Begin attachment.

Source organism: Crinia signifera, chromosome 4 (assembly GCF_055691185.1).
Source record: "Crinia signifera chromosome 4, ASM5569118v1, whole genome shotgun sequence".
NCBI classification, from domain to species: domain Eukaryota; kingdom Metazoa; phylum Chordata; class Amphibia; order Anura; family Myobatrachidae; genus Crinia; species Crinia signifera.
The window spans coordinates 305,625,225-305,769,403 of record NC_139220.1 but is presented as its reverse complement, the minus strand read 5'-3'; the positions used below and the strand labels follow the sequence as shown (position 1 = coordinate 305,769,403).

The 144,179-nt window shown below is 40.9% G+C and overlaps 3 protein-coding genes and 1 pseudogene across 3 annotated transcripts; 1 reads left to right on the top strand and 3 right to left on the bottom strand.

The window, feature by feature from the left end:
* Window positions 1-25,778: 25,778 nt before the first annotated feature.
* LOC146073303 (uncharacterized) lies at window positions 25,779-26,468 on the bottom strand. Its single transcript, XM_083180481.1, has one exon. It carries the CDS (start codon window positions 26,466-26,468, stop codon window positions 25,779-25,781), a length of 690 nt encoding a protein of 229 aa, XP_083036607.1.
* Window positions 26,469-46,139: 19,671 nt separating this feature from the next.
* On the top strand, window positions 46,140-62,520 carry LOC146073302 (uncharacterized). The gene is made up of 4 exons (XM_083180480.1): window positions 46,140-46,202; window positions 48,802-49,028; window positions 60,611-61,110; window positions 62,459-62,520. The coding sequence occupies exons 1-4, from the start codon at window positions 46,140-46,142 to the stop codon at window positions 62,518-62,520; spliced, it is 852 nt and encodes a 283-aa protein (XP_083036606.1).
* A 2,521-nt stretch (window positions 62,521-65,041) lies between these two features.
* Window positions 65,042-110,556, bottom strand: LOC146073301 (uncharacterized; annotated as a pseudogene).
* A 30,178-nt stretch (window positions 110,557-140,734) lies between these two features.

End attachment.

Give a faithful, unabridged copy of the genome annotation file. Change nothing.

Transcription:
Source organism: Crinia signifera, chromosome 4 (assembly GCF_055691185.1).
Source record: "Crinia signifera chromosome 4, ASM5569118v1, whole genome shotgun sequence".
NCBI classification, from domain to species: domain Eukaryota; kingdom Metazoa; phylum Chordata; class Amphibia; order Anura; family Myobatrachidae; genus Crinia; species Crinia signifera.
The window spans coordinates 305,625,225-305,769,403 of record NC_139220.1 but is presented as its reverse complement, the minus strand read 5'-3'; the positions used below and the strand labels follow the sequence as shown (position 1 = coordinate 305,769,403).

The 144,179-nt window shown below is 40.9% G+C and overlaps 3 protein-coding genes and 1 pseudogene across 3 annotated transcripts; 1 reads left to right on the top strand and 3 right to left on the bottom strand.

The window, feature by feature from the left end:
* Window positions 1-25,778: 25,778 nt before the first annotated feature.
* LOC146073303 (uncharacterized) lies at window positions 25,779-26,468 on the bottom strand. Its single transcript, XM_083180481.1, has one exon. It carries the CDS (start codon window positions 26,466-26,468, stop codon window positions 25,779-25,781), a length of 690 nt encoding a protein of 229 aa, XP_083036607.1.
* Window positions 26,469-46,139: 19,671 nt separating this feature from the next.
* On the top strand, window positions 46,140-62,520 carry LOC146073302 (uncharacterized). The gene is made up of 4 exons (XM_083180480.1): window positions 46,140-46,202; window positions 48,802-49,028; window positions 60,611-61,110; window positions 62,459-62,520. The coding sequence occupies exons 1-4, from the start codon at window positions 46,140-46,142 to the stop codon at window positions 62,518-62,520; spliced, it is 852 nt and encodes a 283-aa protein (XP_083036606.1).
* A 2,521-nt stretch (window positions 62,521-65,041) lies between these two features.
* Window positions 65,042-110,556, bottom strand: LOC146073301 (uncharacterized; annotated as a pseudogene).
* A 30,178-nt stretch (window positions 110,557-140,734) lies between these two features.